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NCJRS Abstract

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NCJ Number: 77292 Add to Shopping cart Find in a Library
Title: Assessment of Delinquency Prevention and Treatment Services Needed in Charlotte and Mecklenburg County, North Carolina, 1980-1981
Corporate Author: Mecklenberg Cty Youth Services Action Board
United States of America
Date Published: 1981
Page Count: 60
Sponsoring Agency: Mecklenberg Cty Youth Services Action Board
Charlotte, NC 28202
National Institute of Justice/
Rockville, MD 20849
Sale Source: National Institute of Justice/
NCJRS paper reproduction
Box 6000, Dept F
Rockville, MD 20849
United States of America
Document: PDF
Type: Report (Annual/Periodic)
Language: English
Country: United States of America
Annotation: This document contains the results of a needs assessment survey of 53 direct service workers, directors, and judges involved in delinquency prevention and treatment in Charlotte and Mecklenburg County, North Carolina.
Abstract: Supplementing this questionnaire are city and county juvenile arrest data, community-based alternatives program performance information, and statistics collected from the court clerk's office, juvenile court counseling service, and the Gatling Juvenile Diagnostic Center. Priority rankings of 15 general service areas (such as adult volunteers, alternative schools, job placement, and drug/alcohol education), and examinations, assessments, and suggested alternatives of 25 specific programs are presented (Lutheran Family Services group homes, Mecklenburg court volunteers, and the youth services bureau, among others). The 15 services identified in the needs assessment and ranked by order of priority are the key components of an effective local juvenile justice system. County funding decisions for local juvenile justice programs should be based on effectiveness and appropriateness ranking. The action board must conduct individual program monitoring to supplement information provided by needs assessment respondents. Data pertaining to involvement of Charlotte-Mecklenburg youth with the juvenile court system continues to reflect a long-term decline in all reporting categories. Successful diversion of youth from the juvenile court system can be attributed to changes in juvenile law, increased availability of community-based diversion and treatment programs, and local support for the concept of community-based alternatives to juvenile court. The respondents report a continuing need for long-term residential programs for girls, for inpatient psychiatric services, and for improved program coordination. However, no single program was identified as a top-priority unmet need. Therefore, the action board will emphasize program monitoring as its primary activity during 1980-81. Charts and tables rank programs on a point basis and a sample needs questionnaire with a count of actual responses is appended. (Author abstract modified)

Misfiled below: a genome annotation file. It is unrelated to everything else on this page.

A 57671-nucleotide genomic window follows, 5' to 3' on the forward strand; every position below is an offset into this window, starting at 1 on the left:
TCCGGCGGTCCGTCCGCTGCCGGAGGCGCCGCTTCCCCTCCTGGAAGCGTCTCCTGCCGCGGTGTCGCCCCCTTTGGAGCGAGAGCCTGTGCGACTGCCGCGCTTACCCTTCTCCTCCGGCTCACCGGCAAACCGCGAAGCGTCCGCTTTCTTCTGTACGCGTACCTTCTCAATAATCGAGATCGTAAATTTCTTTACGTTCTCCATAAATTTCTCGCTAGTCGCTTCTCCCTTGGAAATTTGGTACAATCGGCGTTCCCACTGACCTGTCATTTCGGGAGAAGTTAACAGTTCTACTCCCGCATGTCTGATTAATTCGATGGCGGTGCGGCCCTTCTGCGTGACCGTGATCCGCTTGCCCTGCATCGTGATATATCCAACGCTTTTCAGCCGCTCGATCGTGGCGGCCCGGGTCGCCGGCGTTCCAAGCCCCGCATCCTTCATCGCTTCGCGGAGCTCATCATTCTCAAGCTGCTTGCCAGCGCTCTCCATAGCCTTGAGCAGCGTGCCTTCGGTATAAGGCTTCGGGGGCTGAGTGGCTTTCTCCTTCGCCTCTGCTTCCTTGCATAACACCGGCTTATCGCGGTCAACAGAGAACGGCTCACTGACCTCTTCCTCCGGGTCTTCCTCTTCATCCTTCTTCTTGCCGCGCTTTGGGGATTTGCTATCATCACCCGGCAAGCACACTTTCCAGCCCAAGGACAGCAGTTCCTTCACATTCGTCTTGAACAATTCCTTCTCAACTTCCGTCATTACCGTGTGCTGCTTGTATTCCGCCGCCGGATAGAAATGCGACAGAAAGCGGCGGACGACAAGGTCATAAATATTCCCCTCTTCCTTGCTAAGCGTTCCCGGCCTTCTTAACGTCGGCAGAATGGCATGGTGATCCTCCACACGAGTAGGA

Index Term(s): Child protection services; Juvenile court diversion; Juvenile delinquency prevention; North Carolina; Referral services; Youth Services Bureau
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